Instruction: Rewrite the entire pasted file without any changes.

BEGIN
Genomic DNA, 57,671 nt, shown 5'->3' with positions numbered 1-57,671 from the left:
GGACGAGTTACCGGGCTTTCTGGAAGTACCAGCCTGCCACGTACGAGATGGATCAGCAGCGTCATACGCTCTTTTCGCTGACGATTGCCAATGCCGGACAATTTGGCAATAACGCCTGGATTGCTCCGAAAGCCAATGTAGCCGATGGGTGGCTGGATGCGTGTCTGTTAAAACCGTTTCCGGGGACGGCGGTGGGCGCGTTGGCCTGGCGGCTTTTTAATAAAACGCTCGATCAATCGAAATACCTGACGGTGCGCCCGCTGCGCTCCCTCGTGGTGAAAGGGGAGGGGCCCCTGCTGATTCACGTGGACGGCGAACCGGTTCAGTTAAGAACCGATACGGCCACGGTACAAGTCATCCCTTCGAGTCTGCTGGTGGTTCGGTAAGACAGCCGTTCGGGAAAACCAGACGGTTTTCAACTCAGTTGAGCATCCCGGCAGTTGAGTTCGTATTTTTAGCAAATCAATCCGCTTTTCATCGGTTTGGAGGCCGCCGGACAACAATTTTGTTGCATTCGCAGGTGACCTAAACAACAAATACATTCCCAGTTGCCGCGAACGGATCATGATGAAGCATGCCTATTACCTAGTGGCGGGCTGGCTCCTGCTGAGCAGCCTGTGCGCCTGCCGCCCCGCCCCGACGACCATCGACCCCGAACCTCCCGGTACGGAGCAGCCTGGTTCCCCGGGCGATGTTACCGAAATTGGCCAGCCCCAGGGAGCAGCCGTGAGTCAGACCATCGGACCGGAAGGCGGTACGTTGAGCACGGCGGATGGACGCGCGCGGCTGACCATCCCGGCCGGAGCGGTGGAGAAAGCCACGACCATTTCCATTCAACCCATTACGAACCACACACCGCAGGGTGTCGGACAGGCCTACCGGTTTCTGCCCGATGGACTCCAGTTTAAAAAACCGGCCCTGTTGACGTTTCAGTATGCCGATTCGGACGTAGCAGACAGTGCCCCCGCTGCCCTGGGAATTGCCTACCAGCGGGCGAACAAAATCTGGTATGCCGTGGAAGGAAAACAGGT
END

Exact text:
Genomic DNA, 57,671 nt, shown 5'->3' with positions numbered 1-57,671 from the left:
GGACGAGTTACCGGGCTTTCTGGAAGTACCAGCCTGCCACGTACGAGATGGATCAGCAGCGTCATACGCTCTTTTCGCTGACGATTGCCAATGCCGGACAATTTGGCAATAACGCCTGGATTGCTCCGAAAGCCAATGTAGCCGATGGGTGGCTGGATGCGTGTCTGTTAAAACCGTTTCCGGGGACGGCGGTGGGCGCGTTGGCCTGGCGGCTTTTTAATAAAACGCTCGATCAATCGAAATACCTGACGGTGCGCCCGCTGCGCTCCCTCGTGGTGAAAGGGGAGGGGCCCCTGCTGATTCACGTGGACGGCGAACCGGTTCAGTTAAGAACCGATACGGCCACGGTACAAGTCATCCCTTCGAGTCTGCTGGTGGTTCGGTAAGACAGCCGTTCGGGAAAACCAGACGGTTTTCAACTCAGTTGAGCATCCCGGCAGTTGAGTTCGTATTTTTAGCAAATCAATCCGCTTTTCATCGGTTTGGAGGCCGCCGGACAACAATTTTGTTGCATTCGCAGGTGACCTAAACAACAAATACATTCCCAGTTGCCGCGAACGGATCATGATGAAGCATGCCTATTACCTAGTGGCGGGCTGGCTCCTGCTGAGCAGCCTGTGCGCCTGCCGCCCCGCCCCGACGACCATCGACCCCGAACCTCCCGGTACGGAGCAGCCTGGTTCCCCGGGCGATGTTACCGAAATTGGCCAGCCCCAGGGAGCAGCCGTGAGTCAGACCATCGGACCGGAAGGCGGTACGTTGAGCACGGCGGATGGACGCGCGCGGCTGACCATCCCGGCCGGAGCGGTGGAGAAAGCCACGACCATTTCCATTCAACCCATTACGAACCACACACCGCAGGGTGTCGGACAGGCCTACCGGTTTCTGCCCGATGGACTCCAGTTTAAAAAACCGGCCCTGTTGACGTTTCAGTATGCCGATTCGGACGTAGCAGACAGTGCCCCCGCTGCCCTGGGAATTGCCTACCAGCGGGCGAACAAAATCTGGTATGCCGTGGAAGGAAAACAGGT